Saturday, April 16, 2011
Worldbuilding A to Z: L is for Language
Obviously, in Akhet the source language will be Ancient Egyptian. Now there are unique difficulties with using that source. I can't actually learn the language without a long period of extensive study and maybe not even then. I can't even obtain a useful dictionary of the language. I tried, but the books I found with large glossaries notated the Egyptian words as they would have been written, without their vowels. That's not much use to me. So I have settled on simply compiling a list of names of actual Ancient Egyptian people from my research. I have in many cases managed to isolate the meaning of the different word components of the names. By doing this with any name I can kind a translation of, I can assemble a list of word components that I can mix and match if I want to create a name that means a specific thing.
For instance, the name of the second King of the sixth dynasty was Userkare which is translated as "The Soul of Ra is Strong". Now I can see that the "re" at the end of the name refers to Re/Ra and if you read my post yesterday you know that "ka" is usually translated as "soul". Therefore I can surmise that the "User" element of the name refers to strength.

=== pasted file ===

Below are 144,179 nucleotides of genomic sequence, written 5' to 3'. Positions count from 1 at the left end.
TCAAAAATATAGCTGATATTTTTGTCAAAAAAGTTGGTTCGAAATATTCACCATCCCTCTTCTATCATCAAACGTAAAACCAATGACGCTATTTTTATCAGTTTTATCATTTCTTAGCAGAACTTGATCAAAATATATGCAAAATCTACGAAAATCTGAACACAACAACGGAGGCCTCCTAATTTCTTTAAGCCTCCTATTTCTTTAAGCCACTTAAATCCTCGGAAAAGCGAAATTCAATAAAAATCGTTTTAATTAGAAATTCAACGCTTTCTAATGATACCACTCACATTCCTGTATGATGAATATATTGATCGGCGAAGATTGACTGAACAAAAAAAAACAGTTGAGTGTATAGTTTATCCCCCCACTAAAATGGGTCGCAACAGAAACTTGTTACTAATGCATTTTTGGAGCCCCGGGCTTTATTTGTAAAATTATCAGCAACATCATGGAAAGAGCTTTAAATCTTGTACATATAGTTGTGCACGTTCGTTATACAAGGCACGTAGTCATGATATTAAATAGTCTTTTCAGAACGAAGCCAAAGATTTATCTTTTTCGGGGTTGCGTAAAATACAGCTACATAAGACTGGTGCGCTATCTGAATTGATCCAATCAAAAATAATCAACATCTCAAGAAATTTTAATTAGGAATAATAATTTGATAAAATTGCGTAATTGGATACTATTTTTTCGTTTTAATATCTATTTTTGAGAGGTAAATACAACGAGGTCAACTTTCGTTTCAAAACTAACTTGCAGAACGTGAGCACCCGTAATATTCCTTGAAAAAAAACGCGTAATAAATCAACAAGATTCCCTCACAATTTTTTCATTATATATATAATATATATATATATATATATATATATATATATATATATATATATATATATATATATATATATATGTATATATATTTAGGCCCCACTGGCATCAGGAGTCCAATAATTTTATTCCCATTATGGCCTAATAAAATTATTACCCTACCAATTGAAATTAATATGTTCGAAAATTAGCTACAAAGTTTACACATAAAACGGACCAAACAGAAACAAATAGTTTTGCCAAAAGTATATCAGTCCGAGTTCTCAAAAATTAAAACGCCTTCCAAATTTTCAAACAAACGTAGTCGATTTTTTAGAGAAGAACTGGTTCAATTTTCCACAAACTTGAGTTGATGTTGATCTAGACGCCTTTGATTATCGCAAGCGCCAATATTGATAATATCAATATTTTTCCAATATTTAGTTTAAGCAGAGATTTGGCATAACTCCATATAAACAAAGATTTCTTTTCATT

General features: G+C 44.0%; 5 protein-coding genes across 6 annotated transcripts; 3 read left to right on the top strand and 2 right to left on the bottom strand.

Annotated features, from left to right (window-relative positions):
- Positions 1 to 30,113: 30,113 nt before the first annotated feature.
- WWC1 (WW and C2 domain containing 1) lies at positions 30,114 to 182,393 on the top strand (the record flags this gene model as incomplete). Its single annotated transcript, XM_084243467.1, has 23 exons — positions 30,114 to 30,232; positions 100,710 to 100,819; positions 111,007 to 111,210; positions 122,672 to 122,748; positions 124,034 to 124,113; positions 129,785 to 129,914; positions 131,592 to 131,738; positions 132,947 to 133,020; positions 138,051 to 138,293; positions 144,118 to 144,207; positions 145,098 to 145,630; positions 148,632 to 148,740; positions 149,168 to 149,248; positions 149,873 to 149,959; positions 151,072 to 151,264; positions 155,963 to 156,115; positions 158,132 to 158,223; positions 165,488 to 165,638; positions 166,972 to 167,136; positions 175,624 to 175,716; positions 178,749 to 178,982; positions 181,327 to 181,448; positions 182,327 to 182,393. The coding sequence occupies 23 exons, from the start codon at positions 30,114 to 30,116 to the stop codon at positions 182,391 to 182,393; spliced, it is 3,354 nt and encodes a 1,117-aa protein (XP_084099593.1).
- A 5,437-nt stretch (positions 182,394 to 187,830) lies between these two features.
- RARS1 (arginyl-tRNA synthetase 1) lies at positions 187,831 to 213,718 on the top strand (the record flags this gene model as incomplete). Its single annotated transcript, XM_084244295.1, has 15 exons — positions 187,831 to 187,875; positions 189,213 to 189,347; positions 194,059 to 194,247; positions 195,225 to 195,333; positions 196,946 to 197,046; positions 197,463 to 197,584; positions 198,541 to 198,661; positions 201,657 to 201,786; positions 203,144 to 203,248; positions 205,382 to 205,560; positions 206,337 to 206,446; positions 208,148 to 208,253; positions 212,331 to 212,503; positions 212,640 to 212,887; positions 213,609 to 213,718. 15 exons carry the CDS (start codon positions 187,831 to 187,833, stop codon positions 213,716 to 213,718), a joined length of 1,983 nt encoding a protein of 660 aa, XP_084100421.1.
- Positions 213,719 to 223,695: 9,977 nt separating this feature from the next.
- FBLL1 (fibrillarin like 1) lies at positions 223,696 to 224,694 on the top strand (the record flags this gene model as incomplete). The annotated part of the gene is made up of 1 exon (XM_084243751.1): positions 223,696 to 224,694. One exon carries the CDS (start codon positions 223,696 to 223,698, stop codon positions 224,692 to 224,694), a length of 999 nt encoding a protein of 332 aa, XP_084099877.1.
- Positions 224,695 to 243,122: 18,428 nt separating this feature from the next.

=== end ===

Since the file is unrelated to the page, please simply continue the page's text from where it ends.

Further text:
Right now I have used this method with two important characters' names. My MC's companion and sometimes POV character is named Setekhpenre. The element "pen" I have seen used in enough names where it is connected to the name of a god (penre or penamun) to guess that it refers to being "chosen of" the god in question. Setekhpenre is indeed a person "chosen of Re" for a specific task in my story. My MC is called Kamose. Ka, of course, referring once again to that soul like element of the social self I discussed yesterday. "Mose" can be isolated from names like Thutmose as meaning "born of". Therefore my MC is "born of his ka". That will have significance.
One further concern when working with such names is trying to keep them from being too unwieldy for readers. I am fully aware that in using a language so unfamiliar to English speakers I am risking frustrating my readers. Because of that I have tried to chose and assemble names that are as easy as possible to pronounce while still maintaining the Egyptian feel. In addition, I will most likely include a pronunciation guide for all my names. I've always appreciated those in fantasy books I've read.
What do you think of the names I mentioned above? (Two other names I am using are Asetnofret and Nebetah.) Do you find them too difficult? Would a pronunciation guide be enough to stave off any frustration on your part? Let me know how you like your fantasy names.